Here’s my top 5 takeaways from our discussion:

1. Cybernetics and bionics are different things

Kind of. According to Mik, “the dictionary says that bionics is replacing bits that you’ve lost; like any use of physical ability or a loss of a limb etc. with technology. And cybernetics is augmenting ability.”

2. Enthusiastic engineers at the forefront of cybernetics hear a one-sided view of disability

There’s a resounding assumption that everyone with a disability wants to be “fixed” and that’s really not the case. What does the future look like for a disabled person in a world where it’s increasingly uncommon to be so?

3. But we’re all already benefiting in some way from technology that we consider part of us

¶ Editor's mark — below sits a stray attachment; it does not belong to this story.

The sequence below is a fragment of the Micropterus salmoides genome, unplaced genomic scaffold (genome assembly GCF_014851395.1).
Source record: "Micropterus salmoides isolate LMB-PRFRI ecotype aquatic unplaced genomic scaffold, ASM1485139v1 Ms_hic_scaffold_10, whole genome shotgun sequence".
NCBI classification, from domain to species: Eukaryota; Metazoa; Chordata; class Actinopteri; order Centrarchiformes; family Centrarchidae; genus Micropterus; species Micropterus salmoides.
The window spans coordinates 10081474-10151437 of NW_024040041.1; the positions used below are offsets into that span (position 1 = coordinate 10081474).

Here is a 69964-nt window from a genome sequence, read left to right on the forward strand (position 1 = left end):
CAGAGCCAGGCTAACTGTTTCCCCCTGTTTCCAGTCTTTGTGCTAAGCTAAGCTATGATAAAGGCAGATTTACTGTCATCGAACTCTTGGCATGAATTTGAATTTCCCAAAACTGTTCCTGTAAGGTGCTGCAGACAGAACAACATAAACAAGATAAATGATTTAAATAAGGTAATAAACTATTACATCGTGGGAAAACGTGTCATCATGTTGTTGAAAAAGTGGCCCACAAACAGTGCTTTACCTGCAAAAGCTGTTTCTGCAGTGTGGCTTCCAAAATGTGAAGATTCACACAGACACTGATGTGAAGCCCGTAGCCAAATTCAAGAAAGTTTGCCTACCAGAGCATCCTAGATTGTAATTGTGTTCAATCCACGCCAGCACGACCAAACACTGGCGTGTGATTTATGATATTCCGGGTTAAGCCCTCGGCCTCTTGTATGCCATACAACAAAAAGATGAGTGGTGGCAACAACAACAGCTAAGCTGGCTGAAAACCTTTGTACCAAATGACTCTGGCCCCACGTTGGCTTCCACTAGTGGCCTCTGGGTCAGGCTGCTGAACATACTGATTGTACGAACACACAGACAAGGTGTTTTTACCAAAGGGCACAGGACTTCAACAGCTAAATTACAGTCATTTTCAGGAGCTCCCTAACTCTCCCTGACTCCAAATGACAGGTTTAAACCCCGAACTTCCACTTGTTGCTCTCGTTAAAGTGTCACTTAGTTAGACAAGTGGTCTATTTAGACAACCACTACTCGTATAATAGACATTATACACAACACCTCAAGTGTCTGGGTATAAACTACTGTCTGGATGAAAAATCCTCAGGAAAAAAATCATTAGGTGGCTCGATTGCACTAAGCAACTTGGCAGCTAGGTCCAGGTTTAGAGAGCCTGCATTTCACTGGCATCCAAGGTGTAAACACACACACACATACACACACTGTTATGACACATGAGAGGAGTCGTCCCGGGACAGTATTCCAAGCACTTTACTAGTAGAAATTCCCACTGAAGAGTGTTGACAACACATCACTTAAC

Sophie conceded that her power-assisted chair is a piece of technology that she wouldn’t want to be without and considers an extension of her body. Most people I know feel this way about their mobile phone.

4. At some point, cybernetic-assisted ability will be greater than that of an unaltered human

Mik referenced his recent feature for Disability Now in which he asks, in a world where the disabled are given super-human enhancements, “Who’s disabled now?“. A topic likely to be discussed further as long jumper Markus Rehm continues his fight to participate in the Rio Olympics.

5. Cybernetics might be a whimsical diversion superseded by genetic enhancement

If developments in genetics mean a baby with one hand could have a new one grown, or that no babies are born with physical disabilities at all, prosthetics like my bionic hand come become as much a relic of technology as minidisc player.

Download the podcast to hear more on these topics and for further insight read Mik’s three-part series for Disability Now.

Motherboard Event

Realising sci-fi: will we become replicants?